However, considering the less-than stellar performance by many of these pollsters in 2014, we now consider whether they answer our inquiries directly, provide us with detailed data upon request, consistently post more bias results one way or the other depending on their sponsors, etc.
The overall grade considers a pollster’s responsiveness, transparency, methodologies, as well as their ability to get in front of trends (or movement) that other pollsters either miss or end up being slower to the roll. The overall rating also factors in whether we believe a pollster is up to something unethical. That is to say, without beating around the bush, we think they’re political hacks and completely full of it.
There are obvious varying degrees of this behavior. Generally speaking, it can range from suspected torepeated concern to blatant ethical misconduct. The less severe end of the spectrum typically means the polling results are penalized for being suspect, while the other end means they are no longer worthy of consideration, at all.
If we suspect ethical misconduct, it will have a significant negative impact on that particular pollster’s overall grade on the PPD Pollster Scorecard. If we come to such a determination, which is somewhat rare, we will dub that pollster a “political hack,” write about it for everyone to read and discount their polling, altogether.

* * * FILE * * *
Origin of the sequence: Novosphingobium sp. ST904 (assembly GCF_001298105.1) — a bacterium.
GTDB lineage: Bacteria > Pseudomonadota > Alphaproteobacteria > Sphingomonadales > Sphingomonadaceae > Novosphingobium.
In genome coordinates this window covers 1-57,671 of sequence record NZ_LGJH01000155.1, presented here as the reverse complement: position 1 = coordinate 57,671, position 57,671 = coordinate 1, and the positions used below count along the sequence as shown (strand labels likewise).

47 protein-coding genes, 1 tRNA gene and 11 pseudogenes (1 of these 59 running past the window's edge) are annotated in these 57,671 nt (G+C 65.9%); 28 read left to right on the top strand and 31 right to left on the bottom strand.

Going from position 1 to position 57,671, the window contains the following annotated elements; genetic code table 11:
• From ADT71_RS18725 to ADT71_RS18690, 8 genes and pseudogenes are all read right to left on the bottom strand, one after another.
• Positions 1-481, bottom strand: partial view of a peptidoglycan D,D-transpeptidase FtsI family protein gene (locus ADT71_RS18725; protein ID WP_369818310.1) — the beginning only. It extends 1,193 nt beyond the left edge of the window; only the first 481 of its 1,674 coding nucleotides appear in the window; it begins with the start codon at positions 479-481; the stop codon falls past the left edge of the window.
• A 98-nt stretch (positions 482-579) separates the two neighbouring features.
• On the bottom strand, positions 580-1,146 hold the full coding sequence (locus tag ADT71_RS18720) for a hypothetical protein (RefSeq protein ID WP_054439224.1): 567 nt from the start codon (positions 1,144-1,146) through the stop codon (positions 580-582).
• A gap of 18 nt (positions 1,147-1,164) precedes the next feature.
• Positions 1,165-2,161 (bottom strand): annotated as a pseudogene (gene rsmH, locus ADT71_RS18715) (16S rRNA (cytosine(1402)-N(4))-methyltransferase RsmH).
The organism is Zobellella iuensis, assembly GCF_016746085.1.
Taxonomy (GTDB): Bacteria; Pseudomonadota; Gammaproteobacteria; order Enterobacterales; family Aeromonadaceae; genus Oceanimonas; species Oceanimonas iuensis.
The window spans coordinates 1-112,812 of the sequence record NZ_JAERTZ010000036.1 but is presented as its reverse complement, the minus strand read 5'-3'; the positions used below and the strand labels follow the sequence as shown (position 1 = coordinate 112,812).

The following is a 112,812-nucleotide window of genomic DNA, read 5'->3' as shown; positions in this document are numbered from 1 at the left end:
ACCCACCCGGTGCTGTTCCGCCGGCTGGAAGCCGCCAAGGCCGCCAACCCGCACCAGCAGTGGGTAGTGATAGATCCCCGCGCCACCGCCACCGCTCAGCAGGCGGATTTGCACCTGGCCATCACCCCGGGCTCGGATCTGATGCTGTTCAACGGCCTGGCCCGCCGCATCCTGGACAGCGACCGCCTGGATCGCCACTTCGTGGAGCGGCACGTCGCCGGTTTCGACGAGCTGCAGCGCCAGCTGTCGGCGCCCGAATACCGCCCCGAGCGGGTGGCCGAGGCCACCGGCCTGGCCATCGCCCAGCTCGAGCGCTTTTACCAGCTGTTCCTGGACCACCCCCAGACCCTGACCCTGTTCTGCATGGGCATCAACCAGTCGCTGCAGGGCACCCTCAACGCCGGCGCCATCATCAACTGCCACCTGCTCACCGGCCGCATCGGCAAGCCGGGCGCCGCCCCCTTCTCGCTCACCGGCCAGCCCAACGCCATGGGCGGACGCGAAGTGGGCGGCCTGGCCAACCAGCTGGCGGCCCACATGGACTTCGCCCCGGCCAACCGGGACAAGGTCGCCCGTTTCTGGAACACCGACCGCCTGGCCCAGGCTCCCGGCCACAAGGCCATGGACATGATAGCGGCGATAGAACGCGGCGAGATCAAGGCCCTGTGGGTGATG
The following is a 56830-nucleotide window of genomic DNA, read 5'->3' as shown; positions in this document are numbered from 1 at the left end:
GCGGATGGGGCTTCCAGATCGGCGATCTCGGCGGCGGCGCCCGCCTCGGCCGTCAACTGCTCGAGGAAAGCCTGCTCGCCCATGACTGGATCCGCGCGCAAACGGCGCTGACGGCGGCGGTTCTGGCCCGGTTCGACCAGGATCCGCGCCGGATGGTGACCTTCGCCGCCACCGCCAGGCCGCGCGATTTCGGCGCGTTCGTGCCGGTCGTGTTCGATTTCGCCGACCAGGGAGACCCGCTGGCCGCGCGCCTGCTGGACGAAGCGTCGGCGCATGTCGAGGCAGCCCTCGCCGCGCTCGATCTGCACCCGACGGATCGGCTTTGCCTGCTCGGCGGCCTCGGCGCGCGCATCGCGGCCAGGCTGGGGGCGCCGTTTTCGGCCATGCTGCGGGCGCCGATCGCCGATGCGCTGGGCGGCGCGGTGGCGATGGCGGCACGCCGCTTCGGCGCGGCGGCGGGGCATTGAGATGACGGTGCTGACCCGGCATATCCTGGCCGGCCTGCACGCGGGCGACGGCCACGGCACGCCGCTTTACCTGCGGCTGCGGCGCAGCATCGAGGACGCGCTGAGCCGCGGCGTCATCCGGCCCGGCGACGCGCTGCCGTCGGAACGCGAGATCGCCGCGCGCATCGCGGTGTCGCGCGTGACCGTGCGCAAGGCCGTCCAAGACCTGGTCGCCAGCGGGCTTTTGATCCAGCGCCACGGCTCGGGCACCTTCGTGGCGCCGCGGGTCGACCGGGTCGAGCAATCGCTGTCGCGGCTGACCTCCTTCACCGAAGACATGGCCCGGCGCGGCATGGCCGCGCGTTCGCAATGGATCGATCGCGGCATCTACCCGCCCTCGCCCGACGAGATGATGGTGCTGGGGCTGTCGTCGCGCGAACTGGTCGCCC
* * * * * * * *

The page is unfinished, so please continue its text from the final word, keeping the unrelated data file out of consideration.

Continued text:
How might we consider weighing something so serious and potentially damning?
If the PPD average on our ObamaCare Approval Rating Index is -10, and a pollster coincidentally releases a poll a few days before the Supreme Court hears or decides a landmark case on the president’s signature health care law showing Approve +whatever, they might be up to something unethical.
If a candidate says something utterly stupid about women’s bodies naturally aborting pregnancies as a result of rape and virtually every poll confirms a severely damning impact on that candidate’s support, yet a pollster consistently shows him or her still ahead because they may want them to get a particular party’s nomination, they might be up to something unethical.
Predictive Value Grade
The second grade, as previously stated, is strictly assigned based on predictive value. That is, did that pollster accurately predict the winner/outcome of the election and did the results come within the margin of error, typically 3 to 3.5 percentage points or less? Worth noting, we do weigh pollsters when determining the status of races analyzed on the PPD Election Projection Model. Also, we will be releasing more on the specific data and research associated with each polling firm, as well as other firms, shortly. Now, without further ado, here are the ratings with an expanded explanation on each.